Thursday, 24 May 2012

We all know times are hard, we don't have to be told it by the rolling news banners, or the print media or the politicians who seek to emapthise. We know because it's in the lurching feeling in our stomach when we see the supermarket receipt, it's in the clothes that we don't buy for our kids, the meals we don't have with our partner.
Whether or not we agree with the path that the coaltion government have taken we all have to live with it, and do our best with it.
Our household is a fairly average, middle of the road, normal (whatever the hell that means) household. My husband earns a good wage, we have a nice house in a nice area with most of the mod-cons. I know there are people out there who are a lot worse off than us so I do not want this post to come across as a 'woe is me' post, but at the same time I am still allowed to have a bit of a moan.
I find myself fulfilling the weekly shop in Lidl's. I have absolutely nothing against the more budget end of the supermarket, err, market but I do miss the choice that I was allowed in Tesco's or Sainsbury's. And they don't really cater to the homecook much either so I still have to top up my shopping elsewhere.
My sons don't get new clothes. After a growth spurt my eldest is running around with pajama's of the ankle swinging variety but he will have to wait until his birthday (September) before he gets anything new.
I can't remember the last time my husband and I went out for a meal, and the last film I saw at the cinema was Toy Story 2.
I haven't bought a new item of clothing in over a year and buy my clothes in charity shops, our holiday this year is curtesy of my parents, and freecycle is now my online shop of choice.
There is more we could do, get rid of Sky for example (or at the very least scale it down to get rid of the crap no one watches), sort out my veggie patch and grow some of our own food (I do try and bake my own bread when I can), and I'm not great at the make do and mend thing (can't sew, won't sew).
The only thing that keeps my head up is that we are all in this boat together and it will get better. It has to. We need to keep our chins up, our hatches buttoned down and we will all arrive safely on the other side. I constantly have one foot in the past with the 1940's being my decade of choice and I keep reminding myself that families survived the uncertainty of war years on rations. Women with more children than me had to feed them all with a few eggs, half a loaf of bread and two handfuls of potatoes.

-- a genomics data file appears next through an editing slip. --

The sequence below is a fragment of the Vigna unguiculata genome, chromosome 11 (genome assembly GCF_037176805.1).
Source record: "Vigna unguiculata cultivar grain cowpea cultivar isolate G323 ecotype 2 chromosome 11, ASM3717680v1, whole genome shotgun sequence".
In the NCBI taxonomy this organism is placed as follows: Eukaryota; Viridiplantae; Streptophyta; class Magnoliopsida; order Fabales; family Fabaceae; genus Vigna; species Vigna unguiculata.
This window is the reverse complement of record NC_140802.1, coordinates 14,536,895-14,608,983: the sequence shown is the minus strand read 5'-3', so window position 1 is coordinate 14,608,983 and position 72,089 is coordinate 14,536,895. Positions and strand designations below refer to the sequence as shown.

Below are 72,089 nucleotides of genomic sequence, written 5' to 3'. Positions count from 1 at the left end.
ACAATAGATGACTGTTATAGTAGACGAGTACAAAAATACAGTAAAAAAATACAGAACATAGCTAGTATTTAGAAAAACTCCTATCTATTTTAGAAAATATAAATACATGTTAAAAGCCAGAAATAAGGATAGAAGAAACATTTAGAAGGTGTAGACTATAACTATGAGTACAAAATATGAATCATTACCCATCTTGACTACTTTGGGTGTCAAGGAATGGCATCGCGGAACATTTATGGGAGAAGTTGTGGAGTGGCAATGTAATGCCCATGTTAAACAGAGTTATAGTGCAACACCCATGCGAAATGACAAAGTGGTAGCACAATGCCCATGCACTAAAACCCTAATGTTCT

They stood and faced it. And so shall I, but I shall moan like hell about it.

Wednesday, 9 May 2012

My Choice

Lately I have become very aware of the fight for continued abortion rights. It's been in the news and some of my recent follows on Twitter are quite vocal in their support for the right to choose. It has made me examine quite closely my own experience and views on the subject.
When I fell pregnant unexpectedly *cough* years ago I knew that I couldn't go through with the pregnancy and so, along with the support of my partner, decided to terminate. I won't bore you with the reasons as then I would feel like I am justifying our decision and I don't need to do that.
I saw the locum at my GP's and was treated like something he had just scraped off of the bottom of his shoe. We went to a clinic but were treated like a number, a statistic, and this left me feeling awful. Luckily, at the time, I just about qualified to be seen by the Brooke Clinic where we were seen as two human beings who were making a tough choice and needed support throughout.
The appointment was made. I went in pregnant. My partner stayed in the car, fighting back tears. Tears for me and what I had to go through. Tears for the situation and the choice we felt we had to make. When I came out I wasn't pregnant anymore.
What came after is hard to explain. There were feelings of guilt but why should I feel guilty? There were feelings of loss and grief but it was my choice so why was I so sad? Why was I so angry? And who was I angry at? I worked my way through them with the help of an amazing partner and supportive and open family and friends.
I went on to marry that man and have two wonderful kids with him. My mind wanders back to that period of our life sometimes but I never think "What if..." or have ever regretted the decision we made. If anything, having two children has bought home the sheer commitment and duty involved in having children and it's so apparent I, we, weren't ready.